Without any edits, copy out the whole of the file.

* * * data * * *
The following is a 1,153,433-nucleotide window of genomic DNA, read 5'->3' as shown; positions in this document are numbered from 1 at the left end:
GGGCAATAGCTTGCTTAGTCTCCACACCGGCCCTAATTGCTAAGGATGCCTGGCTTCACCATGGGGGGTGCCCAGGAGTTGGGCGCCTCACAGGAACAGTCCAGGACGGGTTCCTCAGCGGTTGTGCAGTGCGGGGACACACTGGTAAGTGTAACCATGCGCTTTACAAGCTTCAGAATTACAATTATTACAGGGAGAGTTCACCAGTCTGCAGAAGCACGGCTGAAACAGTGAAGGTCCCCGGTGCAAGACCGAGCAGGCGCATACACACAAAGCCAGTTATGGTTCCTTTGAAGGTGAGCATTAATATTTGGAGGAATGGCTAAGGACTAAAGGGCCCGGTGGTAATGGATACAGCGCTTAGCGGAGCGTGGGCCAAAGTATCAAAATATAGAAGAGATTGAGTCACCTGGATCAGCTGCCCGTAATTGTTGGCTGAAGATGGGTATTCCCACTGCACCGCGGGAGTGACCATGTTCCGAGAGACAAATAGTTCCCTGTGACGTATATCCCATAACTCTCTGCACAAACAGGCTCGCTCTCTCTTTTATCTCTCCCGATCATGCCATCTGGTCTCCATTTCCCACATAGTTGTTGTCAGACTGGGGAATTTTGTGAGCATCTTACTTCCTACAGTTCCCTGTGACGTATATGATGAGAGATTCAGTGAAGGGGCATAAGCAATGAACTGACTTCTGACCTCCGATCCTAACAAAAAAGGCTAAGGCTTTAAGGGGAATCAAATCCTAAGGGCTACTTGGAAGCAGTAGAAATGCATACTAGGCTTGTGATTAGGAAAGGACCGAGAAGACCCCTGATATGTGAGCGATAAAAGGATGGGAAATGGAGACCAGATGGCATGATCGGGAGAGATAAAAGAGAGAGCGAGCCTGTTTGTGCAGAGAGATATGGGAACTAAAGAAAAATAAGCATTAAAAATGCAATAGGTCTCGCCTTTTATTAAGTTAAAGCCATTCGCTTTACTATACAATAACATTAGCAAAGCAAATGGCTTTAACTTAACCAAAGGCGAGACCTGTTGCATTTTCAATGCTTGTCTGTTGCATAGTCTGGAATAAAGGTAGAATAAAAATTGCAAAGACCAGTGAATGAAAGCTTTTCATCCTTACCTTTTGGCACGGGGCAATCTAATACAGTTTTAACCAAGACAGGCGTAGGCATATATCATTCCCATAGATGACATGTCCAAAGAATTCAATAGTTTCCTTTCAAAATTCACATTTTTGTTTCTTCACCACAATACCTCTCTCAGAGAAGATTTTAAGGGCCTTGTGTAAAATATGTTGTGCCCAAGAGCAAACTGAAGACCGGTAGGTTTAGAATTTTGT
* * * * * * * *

The following is a 1,153,433-nucleotide window of genomic DNA, read 5'->3' as shown; positions in this document are numbered from 1 at the left end:
GGGCAATAGCTTGCTTAGTCTCCACACCGGCCCTAATTGCTAAGGATGCCTGGCTTCACCATGGGGGGTGCCCAGGAGTTGGGCGCCTCACAGGAACAGTCCAGGACGGGTTCCTCAGCGGTTGTGCAGTGCGGGGACACACTGGTAAGTGTAACCATGCGCTTTACAAGCTTCAGAATTACAATTATTACAGGGAGAGTTCACCAGTCTGCAGAAGCACGGCTGAAACAGTGAAGGTCCCCGGTGCAAGACCGAGCAGGCGCATACACACAAAGCCAGTTATGGTTCCTTTGAAGGTGAGCATTAATATTTGGAGGAATGGCTAAGGACTAAAGGGCCCGGTGGTAATGGATACAGCGCTTAGCGGAGCGTGGGCCAAAGTATCAAAATATAGAAGAGATTGAGTCACCTGGATCAGCTGCCCGTAATTGTTGGCTGAAGATGGGTATTCCCACTGCACCGCGGGAGTGACCATGTTCCGAGAGACAAATAGTTCCCTGTGACGTATATCCCATAACTCTCTGCACAAACAGGCTCGCTCTCTCTTTTATCTCTCCCGATCATGCCATCTGGTCTCCATTTCCCACATAGTTGTTGTCAGACTGGGGAATTTTGTGAGCATCTTACTTCCTACAGTTCCCTGTGACGTATATGATGAGAGATTCAGTGAAGGGGCATAAGCAATGAACTGACTTCTGACCTCCGATCCTAACAAAAAAGGCTAAGGCTTTAAGGGGAATCAAATCCTAAGGGCTACTTGGAAGCAGTAGAAATGCATACTAGGCTTGTGATTAGGAAAGGACCGAGAAGACCCCTGATATGTGAGCGATAAAAGGATGGGAAATGGAGACCAGATGGCATGATCGGGAGAGATAAAAGAGAGAGCGAGCCTGTTTGTGCAGAGAGATATGGGAACTAAAGAAAAATAAGCATTAAAAATGCAATAGGTCTCGCCTTTTATTAAGTTAAAGCCATTCGCTTTACTATACAATAACATTAGCAAAGCAAATGGCTTTAACTTAACCAAAGGCGAGACCTGTTGCATTTTCAATGCTTGTCTGTTGCATAGTCTGGAATAAAGGTAGAATAAAAATTGCAAAGACCAGTGAATGAAAGCTTTTCATCCTTACCTTTTGGCACGGGGCAATCTAATACAGTTTTAACCAAGACAGGCGTAGGCATATATCATTCCCATAGATGACATGTCCAAAGAATTCAATAGTTTCCTTTCAAAATTCACATTTTTGTTTCTTCACCACAATACCTCTCTCAGAGAAGATTTTAAGGGCCTTGTGTAAAATATGTTGTGCCCAAGAGCAAACTGAAGACCGGTAGGTTTAGAATTTTGT